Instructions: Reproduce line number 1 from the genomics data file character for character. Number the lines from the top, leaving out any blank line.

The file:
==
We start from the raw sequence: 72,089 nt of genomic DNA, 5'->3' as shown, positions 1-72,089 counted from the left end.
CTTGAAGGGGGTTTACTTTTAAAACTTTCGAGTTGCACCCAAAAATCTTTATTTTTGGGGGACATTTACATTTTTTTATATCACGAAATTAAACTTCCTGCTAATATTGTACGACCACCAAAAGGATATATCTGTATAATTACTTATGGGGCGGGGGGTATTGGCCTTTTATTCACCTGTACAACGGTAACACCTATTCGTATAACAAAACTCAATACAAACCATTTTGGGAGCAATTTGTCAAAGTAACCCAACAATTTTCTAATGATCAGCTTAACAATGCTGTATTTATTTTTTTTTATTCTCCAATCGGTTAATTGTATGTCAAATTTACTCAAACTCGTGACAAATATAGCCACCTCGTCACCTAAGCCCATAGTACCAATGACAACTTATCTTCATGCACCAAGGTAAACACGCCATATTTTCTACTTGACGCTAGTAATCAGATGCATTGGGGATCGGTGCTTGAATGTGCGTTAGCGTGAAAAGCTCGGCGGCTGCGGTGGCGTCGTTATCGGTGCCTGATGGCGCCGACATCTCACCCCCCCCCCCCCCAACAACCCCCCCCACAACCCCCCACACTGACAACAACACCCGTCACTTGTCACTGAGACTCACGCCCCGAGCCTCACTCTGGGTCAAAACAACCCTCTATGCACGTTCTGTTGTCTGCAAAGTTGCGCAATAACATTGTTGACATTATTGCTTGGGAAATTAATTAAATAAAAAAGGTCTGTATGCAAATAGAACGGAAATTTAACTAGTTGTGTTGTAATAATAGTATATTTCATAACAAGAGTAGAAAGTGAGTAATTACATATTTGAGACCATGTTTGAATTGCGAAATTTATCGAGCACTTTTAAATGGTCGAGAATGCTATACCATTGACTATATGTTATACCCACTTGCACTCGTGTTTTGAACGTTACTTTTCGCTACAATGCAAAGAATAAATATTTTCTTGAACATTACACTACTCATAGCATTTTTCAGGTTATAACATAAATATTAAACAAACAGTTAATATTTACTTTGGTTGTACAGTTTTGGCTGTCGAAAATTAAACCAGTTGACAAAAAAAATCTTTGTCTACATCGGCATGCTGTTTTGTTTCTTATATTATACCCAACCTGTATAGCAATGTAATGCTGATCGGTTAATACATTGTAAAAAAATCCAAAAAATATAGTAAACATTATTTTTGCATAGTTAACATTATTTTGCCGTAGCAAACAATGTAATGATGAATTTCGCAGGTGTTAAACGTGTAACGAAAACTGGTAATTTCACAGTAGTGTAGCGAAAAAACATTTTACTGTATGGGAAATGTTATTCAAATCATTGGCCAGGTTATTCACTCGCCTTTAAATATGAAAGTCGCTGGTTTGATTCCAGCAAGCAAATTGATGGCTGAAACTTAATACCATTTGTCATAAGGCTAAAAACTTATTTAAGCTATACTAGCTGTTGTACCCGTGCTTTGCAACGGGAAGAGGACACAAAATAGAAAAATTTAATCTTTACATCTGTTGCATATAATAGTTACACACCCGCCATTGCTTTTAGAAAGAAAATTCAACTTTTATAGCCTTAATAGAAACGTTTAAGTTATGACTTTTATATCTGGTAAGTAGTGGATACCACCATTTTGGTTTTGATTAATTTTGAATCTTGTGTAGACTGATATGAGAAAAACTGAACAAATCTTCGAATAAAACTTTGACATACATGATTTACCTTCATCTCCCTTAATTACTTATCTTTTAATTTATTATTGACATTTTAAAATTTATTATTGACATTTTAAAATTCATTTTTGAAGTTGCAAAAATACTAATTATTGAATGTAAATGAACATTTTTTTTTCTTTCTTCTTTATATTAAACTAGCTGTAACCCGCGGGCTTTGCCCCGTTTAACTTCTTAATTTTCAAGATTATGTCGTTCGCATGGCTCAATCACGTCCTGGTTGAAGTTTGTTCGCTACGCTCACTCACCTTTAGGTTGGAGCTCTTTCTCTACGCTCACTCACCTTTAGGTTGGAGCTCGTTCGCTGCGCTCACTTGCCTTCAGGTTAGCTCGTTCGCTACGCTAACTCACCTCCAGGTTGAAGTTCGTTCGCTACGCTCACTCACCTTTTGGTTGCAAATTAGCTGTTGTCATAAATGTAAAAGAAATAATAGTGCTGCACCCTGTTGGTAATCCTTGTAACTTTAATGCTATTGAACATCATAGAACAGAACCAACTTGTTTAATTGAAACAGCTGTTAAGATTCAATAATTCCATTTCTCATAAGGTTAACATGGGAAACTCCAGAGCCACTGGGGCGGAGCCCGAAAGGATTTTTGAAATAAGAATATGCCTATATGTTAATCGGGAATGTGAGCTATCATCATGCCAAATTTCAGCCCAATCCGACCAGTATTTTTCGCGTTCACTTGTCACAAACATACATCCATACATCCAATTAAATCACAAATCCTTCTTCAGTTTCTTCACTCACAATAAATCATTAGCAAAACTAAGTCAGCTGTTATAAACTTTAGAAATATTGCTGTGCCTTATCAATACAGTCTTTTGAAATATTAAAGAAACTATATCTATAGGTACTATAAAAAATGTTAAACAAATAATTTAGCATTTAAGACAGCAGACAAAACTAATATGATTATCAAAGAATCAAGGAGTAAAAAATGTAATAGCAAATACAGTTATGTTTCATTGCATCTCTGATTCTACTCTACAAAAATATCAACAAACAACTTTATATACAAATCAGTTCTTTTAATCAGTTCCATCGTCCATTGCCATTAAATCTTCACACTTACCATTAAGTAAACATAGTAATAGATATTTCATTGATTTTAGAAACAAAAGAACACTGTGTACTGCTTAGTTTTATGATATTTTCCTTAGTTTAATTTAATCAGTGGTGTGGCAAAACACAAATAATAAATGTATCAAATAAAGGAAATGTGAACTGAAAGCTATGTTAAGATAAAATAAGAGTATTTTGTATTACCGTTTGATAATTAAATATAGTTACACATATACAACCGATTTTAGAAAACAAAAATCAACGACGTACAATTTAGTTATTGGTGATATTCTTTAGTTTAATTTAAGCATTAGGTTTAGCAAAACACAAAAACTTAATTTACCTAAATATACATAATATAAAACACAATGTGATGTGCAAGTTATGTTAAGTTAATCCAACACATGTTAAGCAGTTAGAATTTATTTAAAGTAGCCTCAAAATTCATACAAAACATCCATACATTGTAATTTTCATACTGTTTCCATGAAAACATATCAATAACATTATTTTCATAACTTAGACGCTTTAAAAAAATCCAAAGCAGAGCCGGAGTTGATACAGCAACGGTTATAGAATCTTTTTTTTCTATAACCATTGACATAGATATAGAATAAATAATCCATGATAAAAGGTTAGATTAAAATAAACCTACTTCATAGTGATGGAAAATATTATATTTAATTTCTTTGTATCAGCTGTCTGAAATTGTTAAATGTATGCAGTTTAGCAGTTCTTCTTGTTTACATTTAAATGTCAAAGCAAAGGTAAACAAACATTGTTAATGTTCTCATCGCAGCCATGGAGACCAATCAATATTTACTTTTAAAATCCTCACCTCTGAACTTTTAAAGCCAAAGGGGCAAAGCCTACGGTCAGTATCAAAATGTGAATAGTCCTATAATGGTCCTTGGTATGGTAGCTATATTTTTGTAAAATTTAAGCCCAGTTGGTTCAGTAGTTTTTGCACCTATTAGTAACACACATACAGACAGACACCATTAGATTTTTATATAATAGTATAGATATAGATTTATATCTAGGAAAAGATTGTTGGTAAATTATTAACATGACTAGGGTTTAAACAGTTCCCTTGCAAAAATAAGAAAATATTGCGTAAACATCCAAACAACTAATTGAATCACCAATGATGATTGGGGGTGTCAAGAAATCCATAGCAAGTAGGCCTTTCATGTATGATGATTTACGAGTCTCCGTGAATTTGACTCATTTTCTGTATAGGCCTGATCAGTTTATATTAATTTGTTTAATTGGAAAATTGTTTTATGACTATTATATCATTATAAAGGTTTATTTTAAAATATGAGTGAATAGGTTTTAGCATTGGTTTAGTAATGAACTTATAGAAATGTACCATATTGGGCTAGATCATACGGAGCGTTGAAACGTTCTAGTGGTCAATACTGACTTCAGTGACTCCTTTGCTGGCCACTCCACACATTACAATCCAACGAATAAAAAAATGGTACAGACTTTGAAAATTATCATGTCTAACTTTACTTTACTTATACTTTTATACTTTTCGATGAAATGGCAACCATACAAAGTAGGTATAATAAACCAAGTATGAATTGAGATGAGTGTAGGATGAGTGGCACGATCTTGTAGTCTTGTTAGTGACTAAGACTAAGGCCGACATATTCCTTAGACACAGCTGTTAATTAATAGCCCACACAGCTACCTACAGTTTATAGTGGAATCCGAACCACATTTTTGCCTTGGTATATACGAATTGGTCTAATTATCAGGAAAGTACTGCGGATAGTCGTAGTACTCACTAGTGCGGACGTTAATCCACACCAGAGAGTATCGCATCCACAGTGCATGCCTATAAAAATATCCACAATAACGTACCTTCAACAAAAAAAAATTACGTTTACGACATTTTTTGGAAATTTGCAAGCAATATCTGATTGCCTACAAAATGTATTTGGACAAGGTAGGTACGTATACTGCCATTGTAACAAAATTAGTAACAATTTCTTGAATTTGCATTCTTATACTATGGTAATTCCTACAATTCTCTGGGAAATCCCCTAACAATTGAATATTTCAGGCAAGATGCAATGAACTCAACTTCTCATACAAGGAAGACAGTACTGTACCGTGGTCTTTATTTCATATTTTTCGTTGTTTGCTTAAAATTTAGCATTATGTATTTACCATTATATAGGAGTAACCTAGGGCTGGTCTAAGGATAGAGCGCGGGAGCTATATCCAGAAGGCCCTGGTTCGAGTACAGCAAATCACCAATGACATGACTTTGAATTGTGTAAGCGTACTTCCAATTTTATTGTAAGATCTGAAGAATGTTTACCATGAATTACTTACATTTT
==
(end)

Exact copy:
We start from the raw sequence: 72,089 nt of genomic DNA, 5'->3' as shown, positions 1-72,089 counted from the left end.